HUSCAP logo Hokkaido Univ. logo

Hokkaido University Collection of Scholarly and Academic Papers >
理学院・理学研究院  >
雑誌発表論文等  >

Crickets alter wind-elicited escape strategies depending on acoustic context


SR7 15158.pdf2.16 MBPDF見る/開く
Supplementary Figure.pdf81.11 kBPDF見る/開く

タイトル: Crickets alter wind-elicited escape strategies depending on acoustic context
著者: Fukutomi, Matasaburo 著作を一覧する
Ogawa, Hiroto 著作を一覧する
発行日: 2017年11月 9日
出版者: Nature Publishing Group
誌名: Scientific reports
巻: 7
開始ページ: 15158
出版社 DOI: 10.1038/s41598-017-15276-x
抄録: Acoustic signals trigger various behaviours in insects such as courtship or escape from predators. However, it remains unknown whether insects utilize acoustic signals to recognize environmental contexts. The cricket is a prominent model insect for neuroethological studies on acoustic behaviour because female crickets exhibit positive phonotaxis in response to male calling songs, and flying crickets display avoidance behaviour for high-frequency sounds such as echolocation call of bats. The carrier frequency of these sounds is a major factor in determining whether they initiate these acoustic behaviours. Here, we examined the impacts of different frequencies of tone sounds on cercal-mediated escape behaviour, using a 5-kHz tone corresponding to the calling song and a 15-kHz tone serving as a trigger of avoidance behaviours. Neither frequency elicited a response in the standing cricket by itself, but they had different impacts on walking responses to airflow stimuli. While the 15-kHz tone reduced response probability, extended moving distance, and enhanced turn-angle variability, the 5-kHz tone had no effect. Although both frequencies of tones facilitated walking backward, the 15-kHz tone had a larger effect than the 5-kHz tone. These frequency dependencies of behavioural modulation suggest that crickets can recognize acoustic contexts and alter their escape strategy accordingly.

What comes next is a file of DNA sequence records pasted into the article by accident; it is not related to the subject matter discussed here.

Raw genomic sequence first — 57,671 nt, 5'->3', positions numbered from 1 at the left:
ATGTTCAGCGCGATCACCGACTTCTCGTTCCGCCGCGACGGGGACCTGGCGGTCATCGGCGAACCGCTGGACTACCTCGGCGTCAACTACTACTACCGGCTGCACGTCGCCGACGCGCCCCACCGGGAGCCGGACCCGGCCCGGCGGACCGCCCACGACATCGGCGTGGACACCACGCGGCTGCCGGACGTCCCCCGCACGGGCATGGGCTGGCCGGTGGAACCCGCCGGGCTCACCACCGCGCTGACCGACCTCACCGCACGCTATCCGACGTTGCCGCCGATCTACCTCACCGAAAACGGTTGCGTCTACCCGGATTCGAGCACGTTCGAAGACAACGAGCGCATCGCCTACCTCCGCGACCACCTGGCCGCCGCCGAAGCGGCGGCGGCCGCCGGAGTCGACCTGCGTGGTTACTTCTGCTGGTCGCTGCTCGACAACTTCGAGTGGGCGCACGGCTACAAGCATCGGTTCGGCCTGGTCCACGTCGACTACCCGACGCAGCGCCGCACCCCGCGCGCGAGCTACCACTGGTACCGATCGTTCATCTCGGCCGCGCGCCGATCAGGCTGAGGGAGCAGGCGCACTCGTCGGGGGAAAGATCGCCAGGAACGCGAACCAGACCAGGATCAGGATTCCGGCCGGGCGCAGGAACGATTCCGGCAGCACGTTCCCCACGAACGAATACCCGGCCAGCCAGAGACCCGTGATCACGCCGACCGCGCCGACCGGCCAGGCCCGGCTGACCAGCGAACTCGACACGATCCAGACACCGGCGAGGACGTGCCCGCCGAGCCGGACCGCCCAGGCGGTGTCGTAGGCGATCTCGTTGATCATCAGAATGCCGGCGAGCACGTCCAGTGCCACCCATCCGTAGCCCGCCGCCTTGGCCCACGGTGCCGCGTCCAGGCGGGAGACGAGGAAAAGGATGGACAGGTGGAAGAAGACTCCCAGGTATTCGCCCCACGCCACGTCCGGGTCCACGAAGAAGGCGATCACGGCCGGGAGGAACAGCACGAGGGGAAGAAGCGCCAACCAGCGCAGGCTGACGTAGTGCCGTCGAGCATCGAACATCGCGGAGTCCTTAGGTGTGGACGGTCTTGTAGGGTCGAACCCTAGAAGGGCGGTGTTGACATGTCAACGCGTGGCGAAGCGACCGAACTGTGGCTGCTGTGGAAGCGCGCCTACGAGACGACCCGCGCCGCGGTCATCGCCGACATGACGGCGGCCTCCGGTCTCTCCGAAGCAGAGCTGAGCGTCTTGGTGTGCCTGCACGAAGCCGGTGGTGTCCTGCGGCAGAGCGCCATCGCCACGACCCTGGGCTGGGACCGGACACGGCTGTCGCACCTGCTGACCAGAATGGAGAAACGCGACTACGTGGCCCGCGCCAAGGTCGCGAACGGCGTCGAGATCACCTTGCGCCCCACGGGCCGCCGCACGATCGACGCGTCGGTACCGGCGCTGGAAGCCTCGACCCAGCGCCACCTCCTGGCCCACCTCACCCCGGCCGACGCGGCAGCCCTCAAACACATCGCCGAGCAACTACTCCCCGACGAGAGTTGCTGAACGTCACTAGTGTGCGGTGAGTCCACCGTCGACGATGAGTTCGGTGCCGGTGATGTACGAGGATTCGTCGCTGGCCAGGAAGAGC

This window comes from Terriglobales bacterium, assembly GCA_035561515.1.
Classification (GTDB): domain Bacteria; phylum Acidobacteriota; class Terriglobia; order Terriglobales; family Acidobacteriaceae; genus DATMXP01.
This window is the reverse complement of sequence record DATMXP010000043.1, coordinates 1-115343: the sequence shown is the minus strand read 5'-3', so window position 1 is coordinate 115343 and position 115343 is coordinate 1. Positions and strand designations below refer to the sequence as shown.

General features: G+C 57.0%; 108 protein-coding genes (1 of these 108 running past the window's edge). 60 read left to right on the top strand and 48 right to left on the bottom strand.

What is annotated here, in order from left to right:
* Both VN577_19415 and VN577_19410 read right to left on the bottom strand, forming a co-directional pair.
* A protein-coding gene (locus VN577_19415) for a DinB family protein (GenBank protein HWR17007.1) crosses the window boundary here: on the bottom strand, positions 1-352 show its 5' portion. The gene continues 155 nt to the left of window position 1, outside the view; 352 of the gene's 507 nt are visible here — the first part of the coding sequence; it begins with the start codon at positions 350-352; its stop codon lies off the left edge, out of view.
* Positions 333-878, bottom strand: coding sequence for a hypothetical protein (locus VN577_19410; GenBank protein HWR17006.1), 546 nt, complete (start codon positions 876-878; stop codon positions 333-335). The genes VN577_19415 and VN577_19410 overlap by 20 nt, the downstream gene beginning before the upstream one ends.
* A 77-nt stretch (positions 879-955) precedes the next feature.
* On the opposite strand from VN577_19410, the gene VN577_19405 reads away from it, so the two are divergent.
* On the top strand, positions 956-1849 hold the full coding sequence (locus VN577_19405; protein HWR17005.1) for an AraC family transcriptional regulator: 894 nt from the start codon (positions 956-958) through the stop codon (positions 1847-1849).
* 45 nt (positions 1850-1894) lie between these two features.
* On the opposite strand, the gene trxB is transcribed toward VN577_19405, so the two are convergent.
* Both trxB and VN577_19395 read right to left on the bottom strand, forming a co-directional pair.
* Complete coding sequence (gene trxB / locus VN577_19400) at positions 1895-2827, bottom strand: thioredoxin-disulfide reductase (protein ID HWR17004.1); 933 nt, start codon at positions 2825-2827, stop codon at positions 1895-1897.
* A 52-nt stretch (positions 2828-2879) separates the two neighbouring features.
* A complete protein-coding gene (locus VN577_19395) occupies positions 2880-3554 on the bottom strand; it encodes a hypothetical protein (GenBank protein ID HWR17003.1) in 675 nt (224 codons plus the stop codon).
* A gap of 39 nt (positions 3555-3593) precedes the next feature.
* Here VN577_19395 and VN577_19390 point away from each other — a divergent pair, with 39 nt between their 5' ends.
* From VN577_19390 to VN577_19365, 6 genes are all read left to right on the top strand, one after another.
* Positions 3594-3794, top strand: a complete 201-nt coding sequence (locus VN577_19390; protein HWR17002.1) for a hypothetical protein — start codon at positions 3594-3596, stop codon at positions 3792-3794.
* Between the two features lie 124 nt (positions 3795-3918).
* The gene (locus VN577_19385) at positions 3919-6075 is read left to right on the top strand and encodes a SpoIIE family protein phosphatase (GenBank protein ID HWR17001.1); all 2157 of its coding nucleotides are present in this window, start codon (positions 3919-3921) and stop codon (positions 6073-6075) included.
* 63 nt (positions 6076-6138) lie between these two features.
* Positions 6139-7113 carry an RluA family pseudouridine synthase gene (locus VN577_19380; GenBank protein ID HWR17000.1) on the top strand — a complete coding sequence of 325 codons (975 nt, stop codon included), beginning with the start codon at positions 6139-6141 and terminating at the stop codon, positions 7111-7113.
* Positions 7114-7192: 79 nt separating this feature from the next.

資料タイプ: article
出現コレクション:雑誌発表論文等 (Peer-reviewed Journal Articles, etc)

提供者: 小川 宏人


本サイトに関するご意見・お問い合わせは repo at へお願いします。 - 北海道大学